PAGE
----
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COVID-19 vaccine update | Serum Institute expects WHO emergency approval for AstraZeneca shot soon

Serum Institute CEO Adar Poonawalla also said his company, the world's biggest vaccine maker, would start stockpiling millions of doses of the Novavax coronavirus vaccine candidate from around April.

January 14, 2021 / 06:11 PM IST
AstraZeneca vaccine (Image: Reuters)

AstraZeneca vaccine (Image: Reuters)

Serum Institute of India expects World Health Organization (WHO) emergency-use authorisation soon for the Oxford University/AstraZeneca coronavirus vaccine, which it is producing for mid and low-income countries, its chief executive said.

"The emergency use licensure from the WHO should be available and coming through in the next week or two, hopefully, because we have submitted everything," Adar Poonawalla told the Reuters Next conference on January 14.

Poonawalla also said his company, the world's biggest vaccine maker, would start stockpiling millions of doses of the Novavax coronavirus vaccine candidate from around April.

"It will be upwards of 40-50 million doses per month is what we are trying to stockpile of the Novavax product," he said.

The CEO said a special purpose vehicle housing its pandemic-related products should be valued at $12 billion to $13 billion.

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COVID-19 Vaccine

Frequently Asked Questions

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How does a vaccine work?

A vaccine works by mimicking a natural infection. A vaccine not only induces immune response to protect people from any future COVID-19 infection, but also helps quickly build herd immunity to put an end to the pandemic. Herd immunity occurs when a sufficient percentage of a population becomes immune to a disease, making the spread of disease from person to person unlikely. The good news is that SARS-CoV-2 virus has been fairly stable, which increases the viability of a vaccine.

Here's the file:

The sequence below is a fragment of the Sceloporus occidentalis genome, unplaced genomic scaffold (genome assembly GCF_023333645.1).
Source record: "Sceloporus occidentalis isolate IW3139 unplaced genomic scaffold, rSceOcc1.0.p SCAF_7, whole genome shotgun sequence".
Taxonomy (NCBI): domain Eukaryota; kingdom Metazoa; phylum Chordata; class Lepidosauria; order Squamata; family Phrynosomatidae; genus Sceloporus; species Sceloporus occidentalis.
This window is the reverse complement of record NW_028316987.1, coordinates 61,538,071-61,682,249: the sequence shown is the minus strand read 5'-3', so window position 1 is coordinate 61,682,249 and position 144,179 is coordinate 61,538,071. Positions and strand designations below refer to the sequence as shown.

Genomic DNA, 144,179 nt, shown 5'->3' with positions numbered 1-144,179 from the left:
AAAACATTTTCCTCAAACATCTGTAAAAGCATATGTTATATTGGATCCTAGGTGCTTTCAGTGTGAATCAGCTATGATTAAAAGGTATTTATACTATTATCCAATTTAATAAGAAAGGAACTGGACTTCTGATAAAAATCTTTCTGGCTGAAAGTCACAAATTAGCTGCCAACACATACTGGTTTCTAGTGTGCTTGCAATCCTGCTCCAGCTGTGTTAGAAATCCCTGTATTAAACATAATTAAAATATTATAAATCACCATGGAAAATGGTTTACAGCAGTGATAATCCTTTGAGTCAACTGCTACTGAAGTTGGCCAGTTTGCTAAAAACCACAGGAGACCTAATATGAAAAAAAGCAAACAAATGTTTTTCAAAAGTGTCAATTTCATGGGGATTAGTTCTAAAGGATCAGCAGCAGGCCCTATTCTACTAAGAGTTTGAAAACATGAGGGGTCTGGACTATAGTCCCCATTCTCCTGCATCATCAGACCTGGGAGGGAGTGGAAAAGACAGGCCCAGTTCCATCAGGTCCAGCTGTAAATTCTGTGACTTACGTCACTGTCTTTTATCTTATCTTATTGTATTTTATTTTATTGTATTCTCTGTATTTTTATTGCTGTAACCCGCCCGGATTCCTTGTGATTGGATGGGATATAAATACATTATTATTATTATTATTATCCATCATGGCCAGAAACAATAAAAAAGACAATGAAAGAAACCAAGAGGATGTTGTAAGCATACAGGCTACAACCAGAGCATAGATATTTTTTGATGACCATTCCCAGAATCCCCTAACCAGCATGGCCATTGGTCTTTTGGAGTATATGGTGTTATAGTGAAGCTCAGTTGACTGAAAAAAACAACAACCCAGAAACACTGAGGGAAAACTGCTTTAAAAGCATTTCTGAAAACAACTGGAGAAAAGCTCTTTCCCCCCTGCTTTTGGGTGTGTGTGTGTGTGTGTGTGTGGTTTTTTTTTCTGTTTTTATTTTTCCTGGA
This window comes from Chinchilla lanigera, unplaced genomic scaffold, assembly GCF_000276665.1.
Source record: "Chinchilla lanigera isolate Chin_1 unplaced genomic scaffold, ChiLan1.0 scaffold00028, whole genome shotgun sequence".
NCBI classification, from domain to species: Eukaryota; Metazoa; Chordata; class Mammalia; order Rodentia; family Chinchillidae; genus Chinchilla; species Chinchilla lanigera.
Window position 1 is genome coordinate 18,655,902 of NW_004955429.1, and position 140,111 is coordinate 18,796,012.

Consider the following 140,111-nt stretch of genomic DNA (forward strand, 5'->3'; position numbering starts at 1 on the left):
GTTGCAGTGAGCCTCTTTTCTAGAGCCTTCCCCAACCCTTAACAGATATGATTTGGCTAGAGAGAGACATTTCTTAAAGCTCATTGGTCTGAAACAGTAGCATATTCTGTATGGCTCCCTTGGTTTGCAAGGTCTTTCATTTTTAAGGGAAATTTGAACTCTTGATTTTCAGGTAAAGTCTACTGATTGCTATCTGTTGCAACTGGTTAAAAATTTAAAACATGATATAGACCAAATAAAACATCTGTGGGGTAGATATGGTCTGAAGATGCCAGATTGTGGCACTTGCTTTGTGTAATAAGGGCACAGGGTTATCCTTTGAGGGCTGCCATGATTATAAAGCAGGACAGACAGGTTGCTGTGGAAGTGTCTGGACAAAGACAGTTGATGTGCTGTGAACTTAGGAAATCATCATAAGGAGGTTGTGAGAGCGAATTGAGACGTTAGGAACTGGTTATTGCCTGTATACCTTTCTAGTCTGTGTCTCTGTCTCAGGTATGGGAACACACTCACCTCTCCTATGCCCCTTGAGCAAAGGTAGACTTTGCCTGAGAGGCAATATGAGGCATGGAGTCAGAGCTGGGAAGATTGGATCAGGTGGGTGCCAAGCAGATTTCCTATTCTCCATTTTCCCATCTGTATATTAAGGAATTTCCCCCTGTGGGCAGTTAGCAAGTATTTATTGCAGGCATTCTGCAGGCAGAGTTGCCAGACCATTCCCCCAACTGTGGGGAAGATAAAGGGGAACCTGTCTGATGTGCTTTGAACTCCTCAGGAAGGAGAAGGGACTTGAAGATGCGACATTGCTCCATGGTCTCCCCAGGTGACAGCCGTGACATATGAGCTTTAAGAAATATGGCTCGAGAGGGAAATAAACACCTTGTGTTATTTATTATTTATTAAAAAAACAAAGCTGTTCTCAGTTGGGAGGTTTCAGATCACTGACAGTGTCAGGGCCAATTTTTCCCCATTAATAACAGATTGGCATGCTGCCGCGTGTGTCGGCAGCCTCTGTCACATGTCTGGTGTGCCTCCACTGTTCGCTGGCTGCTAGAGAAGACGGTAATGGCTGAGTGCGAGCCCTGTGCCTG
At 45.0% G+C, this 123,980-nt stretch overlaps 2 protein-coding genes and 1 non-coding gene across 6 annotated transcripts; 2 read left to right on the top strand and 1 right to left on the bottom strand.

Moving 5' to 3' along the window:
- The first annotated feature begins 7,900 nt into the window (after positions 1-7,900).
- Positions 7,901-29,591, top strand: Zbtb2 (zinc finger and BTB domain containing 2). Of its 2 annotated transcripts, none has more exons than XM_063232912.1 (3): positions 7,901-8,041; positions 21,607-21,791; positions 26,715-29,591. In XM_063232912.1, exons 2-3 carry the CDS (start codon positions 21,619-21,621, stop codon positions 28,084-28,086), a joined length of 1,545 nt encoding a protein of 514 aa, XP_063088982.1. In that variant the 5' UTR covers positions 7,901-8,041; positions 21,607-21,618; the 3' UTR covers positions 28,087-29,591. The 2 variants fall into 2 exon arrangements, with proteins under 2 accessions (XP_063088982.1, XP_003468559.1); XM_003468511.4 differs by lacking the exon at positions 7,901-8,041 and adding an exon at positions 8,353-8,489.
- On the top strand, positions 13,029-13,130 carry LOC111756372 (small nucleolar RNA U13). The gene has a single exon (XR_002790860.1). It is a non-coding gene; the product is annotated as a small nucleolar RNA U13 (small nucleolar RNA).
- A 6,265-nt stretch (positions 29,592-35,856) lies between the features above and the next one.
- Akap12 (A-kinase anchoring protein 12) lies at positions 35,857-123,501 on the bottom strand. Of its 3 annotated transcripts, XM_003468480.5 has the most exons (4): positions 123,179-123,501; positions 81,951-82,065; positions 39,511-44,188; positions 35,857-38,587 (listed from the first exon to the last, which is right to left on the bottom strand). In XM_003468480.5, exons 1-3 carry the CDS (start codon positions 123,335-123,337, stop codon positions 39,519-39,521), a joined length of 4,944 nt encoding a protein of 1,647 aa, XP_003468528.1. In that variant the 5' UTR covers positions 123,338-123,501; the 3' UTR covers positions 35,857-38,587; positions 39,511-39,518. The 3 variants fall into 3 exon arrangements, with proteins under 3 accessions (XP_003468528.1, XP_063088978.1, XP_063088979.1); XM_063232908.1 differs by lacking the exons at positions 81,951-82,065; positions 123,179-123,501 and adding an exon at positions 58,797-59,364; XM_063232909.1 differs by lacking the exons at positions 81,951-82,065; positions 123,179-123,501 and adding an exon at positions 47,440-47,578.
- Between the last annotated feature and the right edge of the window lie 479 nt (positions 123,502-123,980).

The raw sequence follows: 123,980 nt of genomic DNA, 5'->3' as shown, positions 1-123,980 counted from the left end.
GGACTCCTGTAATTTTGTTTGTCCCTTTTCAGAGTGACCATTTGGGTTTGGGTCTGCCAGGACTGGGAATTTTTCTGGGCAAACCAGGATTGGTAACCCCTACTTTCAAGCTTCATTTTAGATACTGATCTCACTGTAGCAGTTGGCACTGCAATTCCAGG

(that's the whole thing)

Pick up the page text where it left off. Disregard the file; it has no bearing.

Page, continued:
How many types of vaccines are there?

There are broadly four types of vaccine — one, a vaccine based on the whole virus (this could be either inactivated, or an attenuated [weakened] virus vaccine); two, a non-replicating viral vector vaccine that uses a benign virus as vector that carries the antigen of SARS-CoV; three, nucleic-acid vaccines that have genetic material like DNA and RNA of antigens like spike protein given to a person, helping human cells decode genetic material and produce the vaccine; and four, protein subunit vaccine wherein the recombinant proteins of SARS-COV-2 along with an adjuvant (booster) is given as a vaccine.

What does it take to develop a vaccine of this kind?

Vaccine development is a long, complex process. Unlike drugs that are given to people with a diseased, vaccines are given to healthy people and also vulnerable sections such as children, pregnant women and the elderly. So rigorous tests are compulsory. History says that the fastest time it took to develop a vaccine is five years, but it usually takes double or sometimes triple that time.

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"We are in a unique position to be able to make so many different vaccines at a huge volume and capacity," he said.

"For an investor to come in at a $12-13 billion valuation, it will be a fantastic deal, leaving a lot of upside."
Reuters

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